“These cases are the most recent in a series of strong SEC enforcement actions involving dark pools and other alternative trading systems,” said SEC Chair Mary Jo White. “The SEC will continue to shed light on dark pools to better protect investors.”

“Dark pools have a significant role in today’s equity marketplace, and the firms that run these venues must ensure that they do not make misstatements to subscribers about their material operations,” said Andrew Ceresney, Director of the SEC’s Enforcement Division.  “These largest-ever penalties imposed in SEC cases involving two of the largest ATSs show that firms pay a steep price when they mislead subscribers.”

According to the SEC’s order instituting a settled administrative proceeding against Barclays:

  • Barclays said that a feature called Liquidity Profiling would “continuously police” order flow in its LX dark pool and that the firm would run “surveillance reports every week” for toxic order flow.
  • In fact, Barclays did not continuously police LX for predatory trading using the tools it said it would, and it also did not run weekly surveillance reports.
  • Barclays did not adequately disclose that it sometimes overrode Liquidity Profiling by moving some subscribers from the most aggressive categories to the least aggressive.  The result was that subscribers that elected to block trading against aggressive subscribers nonetheless continued to interact with them.
  • Barclays at times misrepresented the type and number of market data feeds that it used to calculate the National Best Bid and Offer in LX.  For example, Barclays represented that it “utilize[d] direct feeds from exchanges to deter latency arbitrage” when in fact Barclays used a combination of direct data feeds and other, slower feeds in the dark pool.

“Barclays misrepresented its efforts to police its dark pool, overrode its surveillance tool, and misled its subscribers about data feeds at the very time that data feeds were an intense topic of interest,” said Robert Cohen, co-chief of the Market Abuse Unit.  “Investors deserve fair and equitable markets without this misbehavior.”

According to the SEC’s orders instituting settled administrative proceedings against Credit Suisse:

  • Credit Suisse misrepresented that its Crossfinder dark pool used a feature called Alpha Scoring to characterize subscriber order flow monthly in an objective and transparent manner.  In fact, Alpha Scoring included significant subjective elements, was not transparent, and did not categorize all subscribers on a monthly basis.
  • Credit Suisse misrepresented that it would use Alpha Scoring to identify “opportunistic” traders and kick them out of its electronic communications network, Light Pool. In fact, Alpha scoring was not used for the first year that Light Pool was operational. Also, a subscriber who scored “opportunistic” could continue to trade using other system IDs, and direct subscribers were given the opportunity to resume trading.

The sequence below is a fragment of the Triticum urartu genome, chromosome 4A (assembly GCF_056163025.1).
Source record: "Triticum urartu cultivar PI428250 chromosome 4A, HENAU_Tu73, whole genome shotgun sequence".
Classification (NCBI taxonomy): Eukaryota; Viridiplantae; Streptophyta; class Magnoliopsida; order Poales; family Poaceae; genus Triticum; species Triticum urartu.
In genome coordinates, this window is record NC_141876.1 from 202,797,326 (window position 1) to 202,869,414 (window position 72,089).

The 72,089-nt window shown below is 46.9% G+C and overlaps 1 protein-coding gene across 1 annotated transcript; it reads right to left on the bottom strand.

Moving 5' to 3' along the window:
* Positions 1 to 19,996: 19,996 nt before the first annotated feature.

• Credit Suisse accepted, ranked, and executed over 117 million illegal sub-penny orders in Crossfinder.
  • Credit Suisse failed to treat subscriber order information confidentially and failed to disclose to all Crossfinder subscribers that their confidential order information was being transmitted out of the dark pool to other Credit Suisse systems.
  • Credit Suisse failed to inform subscribers that the Credit Suisse order router systematically prioritized Crossfinder over other venues in certain stages of its dark-only routing process.
  • Finally, CSSU also failed to disclose that it operated a technology called Crosslink that alerted two high frequency trading firms to the existence of orders that CSSU customers had submitted for execution.

“Two Credit Suisse ATSs failed to operate as advertised, and failed to comply with numerous regulatory requirements over a multi-year period,” said Joseph Sansone, Co-Chief of the Market Abuse Unit. “The Commission’s action today sends a strong message that the agency will continue to scrutinize ATSs for compliance with the securities laws.”

The SEC’s order finds that Barclays violated Section 17(a)(2) of the Securities Act, Securities Exchange Act Section 15(c)(3), Rules 15c3-5(c)(1)(i) and 15c3-5(b) of the SEC’s Market Access Rule, and Rules 301(b)(2) and (10).  The order requires Barclays to pay a $35 million penalty, to cease and desist from these violations, censures Barclays, and requires Barclays to engage a third-party consultant to review its marketing of LX, its Market Access Rule compliance, and its compliance with certain requirements of Regulation ATS.

The SEC’s orders find that Credit Suisse violated Section 17(a)(2) of the Securities Act, Rules 301(b)(2), (5) and (10) of Regulation ATS, and Rules 602(b) and 612 of Regulation NMS.  The orders require Credit Suisse to cease and desist from these violations, censure Credit Suisse, and require Credit Suisse to pay $30 million in total penalties, disgorgement of $20,675,510.52, and prejudgment interest of $3,639,643.39. Credit Suisse consented to the SEC’s orders without admitting or denying the findings.